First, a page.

5/27/17

Buzzcocks - Lest We Forget Live in America (1979-80)



















Another live compilation from Buzzcocks. Captured by Joan McNulty, the publisher of their official fan magazine Harmony in My Head (and supposed then-girlfriend of Pete Shelley) on cassette during their 1979 and 1980 US tours, the track selection was chosen by her and released 8 years later only on cassette again, on the ROIR label. If the setlist is wonderful (with many tracks from A Different Kind Of Tension, their then last album), if the sound is correct, the track order is totally senseless, mixing years (1979 and 1980) and concerts (mainly New Jersey, Chicago and New York). There is even a song recorded in Birmingham (the UK one) which is absurd. The worst is that, although she was a fan, she didn't respect the usual setlist order that the band is notorious for (with "Fast Cars" at the beginning and "Breakdown" and "Time's Up" at the end. Weird. However, I decided not to change this order and to post the album as it was on the cassette. The sound is not the one you can expect from an official live but it allows to savour this collection with pleasure since some songs are really played with an incredible energy and concision. The band was never better than during this period even with so many depressions and drugs circulating in Pete Shelley body. More to come. Catch it here. PS. I improved a little bit the cover sleeve of the CD version of this cassette.


5/24/17

Sparks - Big Beat Live at Capitol Theatre (1976)





















1975 will see the second Sparks mutation (after the "Island English period"), maybe one of their most deleterious and unexplainable one (but there'll be unfortunately some more in the future). Weird, in 1976 (an awfully bad year for rock music, it was urgent that punk washed that away), to adopt a half-hard rock format for such a band. Surely at the general climax has led Ron Mael to take this path (looking back at the Billboard US top 100, I don't really see such a trend in the charts but maybe I miss the point) but it was truly a cul-de-sac and a false step for the band that wasted in one year all its newly acquired credibility. I must confess that I didn't follow them at the times, and considered they were lost for the cause. It would take quite a time before I get back to them (first with Whomp That Sucker in 1981 and their synth-pop 1981-84 period but much more enthusiastically with Lil' Beethoven in 2002). So, here we are at the now mythic Capitol Theatre of Passaic in the New Jersey, with the Mael bros and a brand new band who... how to say that without being too rude... does not really match the sparkling glam playing of the previous line-up. Weird as the US backing bands of US artists that had made it in England during the 73-75 period were weak compared to their English pairs (think of John Cale for example but also Ian Hunter). Anyway, it's an interesting testimony. It was filmed and you got the video below. For this post, I tried to improve the sound quality and think I succeeded, at least substantially, so this post is a more interesting that it is supposed to be, this concert being easily available, even on a live compilation album (Sparks Live 1976-82) but with a less satisfying sound. I also created a cover sleeve with an unused picture of the Richard Avedon session, that provided the official cover sleeve of Big Beat. Catch it here. More Sparks live to come.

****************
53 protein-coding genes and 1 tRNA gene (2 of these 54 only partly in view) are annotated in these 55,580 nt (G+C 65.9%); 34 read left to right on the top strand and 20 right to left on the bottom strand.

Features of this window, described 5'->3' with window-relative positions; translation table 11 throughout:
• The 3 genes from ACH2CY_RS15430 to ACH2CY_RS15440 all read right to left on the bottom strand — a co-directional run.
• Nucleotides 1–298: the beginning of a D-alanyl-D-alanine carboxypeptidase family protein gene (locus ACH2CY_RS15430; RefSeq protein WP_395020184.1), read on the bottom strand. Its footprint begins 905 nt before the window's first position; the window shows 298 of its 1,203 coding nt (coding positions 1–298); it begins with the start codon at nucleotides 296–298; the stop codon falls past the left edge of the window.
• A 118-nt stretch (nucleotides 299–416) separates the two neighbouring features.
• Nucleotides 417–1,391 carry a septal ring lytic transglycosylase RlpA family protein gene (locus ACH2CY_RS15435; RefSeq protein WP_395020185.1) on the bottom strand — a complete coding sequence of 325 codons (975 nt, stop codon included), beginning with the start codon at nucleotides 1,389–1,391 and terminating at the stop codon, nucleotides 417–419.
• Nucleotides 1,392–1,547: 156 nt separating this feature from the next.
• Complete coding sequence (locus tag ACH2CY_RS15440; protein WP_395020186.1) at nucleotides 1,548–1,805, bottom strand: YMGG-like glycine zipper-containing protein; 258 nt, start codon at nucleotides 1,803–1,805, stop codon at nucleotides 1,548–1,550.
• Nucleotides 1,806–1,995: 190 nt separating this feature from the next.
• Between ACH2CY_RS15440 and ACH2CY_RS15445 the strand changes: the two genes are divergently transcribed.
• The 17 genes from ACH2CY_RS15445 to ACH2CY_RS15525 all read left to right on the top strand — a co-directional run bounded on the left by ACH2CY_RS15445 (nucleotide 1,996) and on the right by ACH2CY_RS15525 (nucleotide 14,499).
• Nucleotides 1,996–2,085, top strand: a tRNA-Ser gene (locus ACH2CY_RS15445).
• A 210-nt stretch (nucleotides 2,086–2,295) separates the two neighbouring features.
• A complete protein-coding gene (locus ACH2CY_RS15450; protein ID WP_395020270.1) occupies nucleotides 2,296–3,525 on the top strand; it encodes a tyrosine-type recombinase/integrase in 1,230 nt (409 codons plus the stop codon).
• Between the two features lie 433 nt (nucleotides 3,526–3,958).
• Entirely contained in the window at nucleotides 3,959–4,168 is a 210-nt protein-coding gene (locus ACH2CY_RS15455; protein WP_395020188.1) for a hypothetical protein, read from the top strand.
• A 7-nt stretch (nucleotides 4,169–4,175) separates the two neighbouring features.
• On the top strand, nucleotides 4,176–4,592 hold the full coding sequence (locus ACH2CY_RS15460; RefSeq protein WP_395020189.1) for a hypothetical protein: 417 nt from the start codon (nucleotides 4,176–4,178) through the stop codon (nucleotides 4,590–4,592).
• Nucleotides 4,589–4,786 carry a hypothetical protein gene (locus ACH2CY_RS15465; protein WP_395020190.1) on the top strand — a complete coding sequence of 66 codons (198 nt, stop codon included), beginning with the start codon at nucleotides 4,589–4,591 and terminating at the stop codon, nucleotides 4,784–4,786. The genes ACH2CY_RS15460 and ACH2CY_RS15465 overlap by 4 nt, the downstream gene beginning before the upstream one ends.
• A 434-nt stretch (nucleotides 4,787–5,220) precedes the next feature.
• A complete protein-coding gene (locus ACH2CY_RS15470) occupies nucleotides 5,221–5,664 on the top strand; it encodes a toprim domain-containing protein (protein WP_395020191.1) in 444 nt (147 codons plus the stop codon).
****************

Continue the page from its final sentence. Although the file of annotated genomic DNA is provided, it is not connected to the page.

5/19/17

Sparks - B. Sides and a A fake LP (1974-76)

I've always wished that the non-album songs that featured on the B. sides of Sparks singles during their Island years would be gathered on a mini-Lp to be listened to independantly of the associated album. So I did it myself. I'm aware that there are some differences between these songs (not leftovers of second quality but fantastic tuned and arranged tracks). For example, the strong and thick Muff Winwood production of the four formers is rather different from the more sophisticated but weaker Tony Visconti production of "Profile" and still more from the ugly production of the Holmes and Lesser on the two last songs, the latter belonging more to the next period (the Columbia one, although in the UK they were still on Island) than to the great Island one. No matter, I think it's good to have these underrated forgotten songs all together gathered. So catch them here. More Sparks to come.





5/15/17

Subway Sect - Ambition / Different Story 7" (1978)



Weird I'd never re-up this one since the first post in 2009 (almost 8 years, it's crazy). It's one of the best single of the punk era and have never been altered by time. So here it is again. Thanks to Paul for requesting it. I should post more Vic Godard in the near future. 

In 1978, Vic Godard was considered by many, and in particular the musical press, as one of the punks who would become a star, or at least, would do a long and fruitfull career. We were all wrong and it is a great waste. I don't really know what happened in Vic's brain in 1979 and 1980, but he decided to dramatically changed his mind about his musical direction, and if his first album was quite an achievement (but not as much as a Subway Sect album building a sound on this single would have been), his later lounge style did please me at the time but retrospectively, seems a commercial suicide. But maybe it could have worked, I don't know. When it was released, I remember thinking he was trying to become commercial and not that he was trying to kill himself artistically. However, he failed. But back in 1978. With "Ambition", he signed one of the greatest songs of the punk wave. Somewhere between Buzzcocks and the Only Ones, with echoes of Television and Marc Bolan, it is all punk needed to become. Using strange little organ sounds and not the usual punk drumming, avoiding any "new wave" tendency such as XTC or Wire were driving what was first a brutal and simplistic music, Vic Godard and his Subway Sect was really doing something important for the future of the movement. Spectacularily, this song did not lose any of its emotional potential and has travelled through the years quite well. If you are one of those thinking that punk was a bad flash in a loosy pan, give it a try. "Different Story", the B-side (with the text on the cover) is also excellent.